Make oversized art cheaply
Updated: Aug 15, 2020
What you need: shower curtain, lining sheet, iron, frame built to size, staple gun, hanging mechanism, patience.
Oversized wall art gets super expensive very quickly, and the space I was trying to fill was huge - my living room ceilings are 3.2 metres high (that's 10 feet 5 inches) and the wall seems to go one for miles as the space was once two rooms (I know, I know, tough situation to be in, but still tricky, tricky).
I vaguely entertained the idea of a gallery wall but quite frankly was exhausted just by the idea of it, and as I'm being a bit experimental in this room, I didn't want to purchase an 'investment' piece yet. I'm experimenting by avoiding the neutrals I usually go for; a result of always thinking like a house-flipper. It started in logic because when we moved in, I hated this dark, cavernous room that still managed to feel oppressing and cave-like, and so I decided it needed to cheer the heck up! So I'm building up layers of bright colours, bright art, lots of plants and embracing that botanic theme (but I have painted the fireplace wall black which is a.mazing). I've even made the curtains out of a floral fabric, yes, floral! Reveal coming soon, I promise.
So, I went looking on Pinterest and discovered shower curtain art, and thought I could really do that, and it would really fit the space as would be giant. Although, I should declare here that I do have a handy husband who is good with building things, and if I had had to make the frame this probably won't have happened, but that doesn't mean you can't! And I'm pleased to say the end result looks really cool and arty, and fills the walls perfectly.
BUT, buyer beware of 2 things before you go ahead with this project:
1) I'm not sure if you want to get into cutting a shower curtain to a smaller size, due to fraying or pulling threads. It might work, but I expect it probably won't. This project is for when you want a HUGE artwork and are willing to work to the size of the shower curtain as is (You could of course apply the same steps using a smaller piece of fabric that isn't a shower curtain).
2) Any image printed onto anything this size will usually be pixelated. It is going to be a rare image that won't be. So if this bothers you, search carefully before buying, or else you will be disappointed. If you look at my piece below, the birds are pixelated but I actually think it adds to the arty look, so I'm happy with it. It's also much less noticeable when hung on the wall.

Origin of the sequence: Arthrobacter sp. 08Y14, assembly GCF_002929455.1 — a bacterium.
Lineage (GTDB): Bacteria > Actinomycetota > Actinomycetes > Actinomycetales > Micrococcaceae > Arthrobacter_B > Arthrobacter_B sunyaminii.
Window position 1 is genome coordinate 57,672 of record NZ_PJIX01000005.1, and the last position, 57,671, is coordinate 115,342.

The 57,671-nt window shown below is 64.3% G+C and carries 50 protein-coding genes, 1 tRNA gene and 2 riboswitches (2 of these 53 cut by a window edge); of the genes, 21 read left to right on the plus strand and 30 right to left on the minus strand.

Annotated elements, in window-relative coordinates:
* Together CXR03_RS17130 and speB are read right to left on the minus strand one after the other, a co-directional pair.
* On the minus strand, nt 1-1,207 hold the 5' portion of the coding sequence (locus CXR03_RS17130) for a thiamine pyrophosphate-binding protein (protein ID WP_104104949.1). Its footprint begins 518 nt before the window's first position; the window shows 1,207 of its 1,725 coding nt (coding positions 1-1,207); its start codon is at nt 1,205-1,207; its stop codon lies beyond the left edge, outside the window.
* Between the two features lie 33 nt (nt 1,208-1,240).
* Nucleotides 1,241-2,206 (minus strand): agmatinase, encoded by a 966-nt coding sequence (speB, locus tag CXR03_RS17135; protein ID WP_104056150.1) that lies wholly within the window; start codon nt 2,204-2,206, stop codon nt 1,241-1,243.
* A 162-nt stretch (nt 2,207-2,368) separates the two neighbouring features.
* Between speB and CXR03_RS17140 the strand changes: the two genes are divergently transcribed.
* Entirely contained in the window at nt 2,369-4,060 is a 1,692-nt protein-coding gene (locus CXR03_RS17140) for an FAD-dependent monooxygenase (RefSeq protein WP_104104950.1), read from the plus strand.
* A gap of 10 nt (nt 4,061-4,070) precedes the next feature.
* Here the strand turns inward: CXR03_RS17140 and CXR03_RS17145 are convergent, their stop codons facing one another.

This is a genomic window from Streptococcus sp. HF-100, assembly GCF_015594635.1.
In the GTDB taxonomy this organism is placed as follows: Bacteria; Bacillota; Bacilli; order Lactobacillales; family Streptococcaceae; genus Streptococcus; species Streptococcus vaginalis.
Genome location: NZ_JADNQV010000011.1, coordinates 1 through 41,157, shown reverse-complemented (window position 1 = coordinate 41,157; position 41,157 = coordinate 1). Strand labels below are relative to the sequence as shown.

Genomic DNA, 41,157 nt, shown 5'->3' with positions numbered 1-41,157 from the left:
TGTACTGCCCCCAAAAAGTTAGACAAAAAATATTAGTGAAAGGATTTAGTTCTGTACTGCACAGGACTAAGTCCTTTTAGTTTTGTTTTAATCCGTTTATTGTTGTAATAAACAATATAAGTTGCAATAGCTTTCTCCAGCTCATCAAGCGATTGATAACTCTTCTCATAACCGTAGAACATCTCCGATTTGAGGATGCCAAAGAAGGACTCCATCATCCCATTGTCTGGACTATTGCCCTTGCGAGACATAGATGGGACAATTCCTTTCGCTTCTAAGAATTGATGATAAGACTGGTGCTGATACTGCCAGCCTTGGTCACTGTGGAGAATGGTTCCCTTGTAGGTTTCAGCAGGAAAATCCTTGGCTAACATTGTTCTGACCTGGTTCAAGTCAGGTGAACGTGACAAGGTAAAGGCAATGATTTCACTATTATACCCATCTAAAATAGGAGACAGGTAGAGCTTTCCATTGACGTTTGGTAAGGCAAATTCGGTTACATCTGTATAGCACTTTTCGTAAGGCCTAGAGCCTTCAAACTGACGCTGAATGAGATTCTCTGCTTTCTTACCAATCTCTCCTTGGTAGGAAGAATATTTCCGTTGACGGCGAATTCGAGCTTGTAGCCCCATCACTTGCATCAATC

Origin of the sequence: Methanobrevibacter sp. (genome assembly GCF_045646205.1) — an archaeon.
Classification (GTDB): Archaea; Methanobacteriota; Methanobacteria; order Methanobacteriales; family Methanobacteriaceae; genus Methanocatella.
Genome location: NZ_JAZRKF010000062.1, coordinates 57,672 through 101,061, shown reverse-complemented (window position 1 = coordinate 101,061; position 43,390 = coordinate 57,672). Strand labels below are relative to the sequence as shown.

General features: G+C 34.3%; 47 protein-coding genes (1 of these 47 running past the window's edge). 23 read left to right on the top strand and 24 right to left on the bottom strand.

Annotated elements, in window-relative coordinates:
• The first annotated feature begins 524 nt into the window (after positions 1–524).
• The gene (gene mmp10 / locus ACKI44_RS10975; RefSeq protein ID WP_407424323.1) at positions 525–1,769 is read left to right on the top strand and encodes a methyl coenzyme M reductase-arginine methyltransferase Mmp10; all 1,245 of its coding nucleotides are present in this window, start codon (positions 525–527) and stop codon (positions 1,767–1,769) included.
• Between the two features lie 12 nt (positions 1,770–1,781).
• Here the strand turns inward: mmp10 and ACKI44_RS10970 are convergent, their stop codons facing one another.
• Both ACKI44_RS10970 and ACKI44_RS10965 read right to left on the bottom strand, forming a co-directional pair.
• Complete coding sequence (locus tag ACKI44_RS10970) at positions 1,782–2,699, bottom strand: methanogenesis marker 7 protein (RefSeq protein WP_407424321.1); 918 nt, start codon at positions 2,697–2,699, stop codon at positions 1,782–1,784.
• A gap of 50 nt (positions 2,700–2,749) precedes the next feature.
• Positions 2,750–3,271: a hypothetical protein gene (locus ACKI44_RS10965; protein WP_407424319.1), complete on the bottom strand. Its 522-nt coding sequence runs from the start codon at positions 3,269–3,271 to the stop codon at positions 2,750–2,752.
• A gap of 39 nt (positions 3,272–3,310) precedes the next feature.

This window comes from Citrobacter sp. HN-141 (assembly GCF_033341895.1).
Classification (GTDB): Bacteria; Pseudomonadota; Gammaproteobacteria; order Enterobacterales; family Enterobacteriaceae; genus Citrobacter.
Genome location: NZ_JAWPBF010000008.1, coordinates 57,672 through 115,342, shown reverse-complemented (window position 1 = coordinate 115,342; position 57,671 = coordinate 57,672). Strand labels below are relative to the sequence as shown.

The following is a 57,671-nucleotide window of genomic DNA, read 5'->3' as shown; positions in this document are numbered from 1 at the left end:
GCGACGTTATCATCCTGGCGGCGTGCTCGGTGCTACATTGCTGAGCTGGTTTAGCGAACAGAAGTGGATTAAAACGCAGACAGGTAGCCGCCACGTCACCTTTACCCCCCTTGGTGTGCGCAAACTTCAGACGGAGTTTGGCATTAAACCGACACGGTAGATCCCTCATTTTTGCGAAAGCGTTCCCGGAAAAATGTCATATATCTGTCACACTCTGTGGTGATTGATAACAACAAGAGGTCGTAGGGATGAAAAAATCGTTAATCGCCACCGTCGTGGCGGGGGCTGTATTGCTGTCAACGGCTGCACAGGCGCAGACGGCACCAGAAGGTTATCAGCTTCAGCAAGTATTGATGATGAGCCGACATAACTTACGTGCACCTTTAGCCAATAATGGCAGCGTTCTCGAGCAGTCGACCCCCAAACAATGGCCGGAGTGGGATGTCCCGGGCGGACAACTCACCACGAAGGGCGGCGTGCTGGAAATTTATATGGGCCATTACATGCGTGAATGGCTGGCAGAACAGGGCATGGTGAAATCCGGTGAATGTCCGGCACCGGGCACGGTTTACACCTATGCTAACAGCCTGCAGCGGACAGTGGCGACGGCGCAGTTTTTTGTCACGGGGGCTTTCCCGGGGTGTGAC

(My husband standing behind the piece when it's on the floor might help give you some idea of scale; there are *unsubstantiated* claims he is 6 foot tall, after all...)
Hot tip: build the frame with exterior wood, and then you've got yourself an outdoor art installation! Perhaps add a protective clear overcoat spray, and I think this would last years outside - in fact, I might just have a go myself...
It's very budget friendly as the only costs were the wood for the frame, the hanging materials, and the curtain itself which I bought from Society6 (no affiliations). As I'm in New Zealand, the curtain took a few weeks to arrive, but we were in lockdown so I guess it would usually be faster.
So here are the easy steps:
Step 1. Build the frame.
We (he) mitred the corners and then glued, clamped and pinned. As this is going to be a really light frame, he didn't feel the need for bracing, but you can add cross joins or metal bracing as you see fit.
Step 2. Prepare the shower curtain itself.
This is mostly about ironing out the folds. Go carefully, start with a low setting in case of melting, and put a cover fabric over the top. However, I had no problems and had to use a steam setting to iron out the folds.
N.B. You don't need perfection as stretching it around the frame will help too.
Step 3. Attach the lining sheet.
This is mostly to hide the frame from showing through. I just grabbed an old white bed sheet rather than buying anything. If you are going to hang this in a place where the light will hit it, it's probably best to use a thicker fabric. A liner also pads it out, making it look more professional.
This is your practice layer!
a) Remembering to staple onto the back of the frame and not onto the sides as this will show, start by putting one staple onto each section, right in the middle of the length, to stabilise the fabric.
b) Work your way out from the middle staple, gently stretching as you go, adding more staples.
c) It will really help having another pair of hands to stretch and hold the fabric on a piece this size.
d) Leave yourself some space around the corners. Save them for last. Cut away the bulk of the fabric and then fold into an envelope fold, trying to get as flat as possible.
e) Cut away any excess liner around the back.
Step 4. Repeat for the shower curtain layer.
Just remember, stretch gently but don't overstretch as this will pull the fabric and create wrinkles.
Hot tip: Place front-side down onto a sheet on the floor (this stops the front picking up pet hair/fluff etc.) and iron out any persistent wrinkles from the back. Stay away from the frame areas.
Step 5. Attach hanging mechanisms and hang.
And there you have it! I'm so pleased with this, I can't tell you. I'm almost as excited as getting carpet in this room after over a year of old floorboards!
The true beauty of this project is of course the fact that you can so easily change your mind down the track if you get bored of the art itself. Enjoy!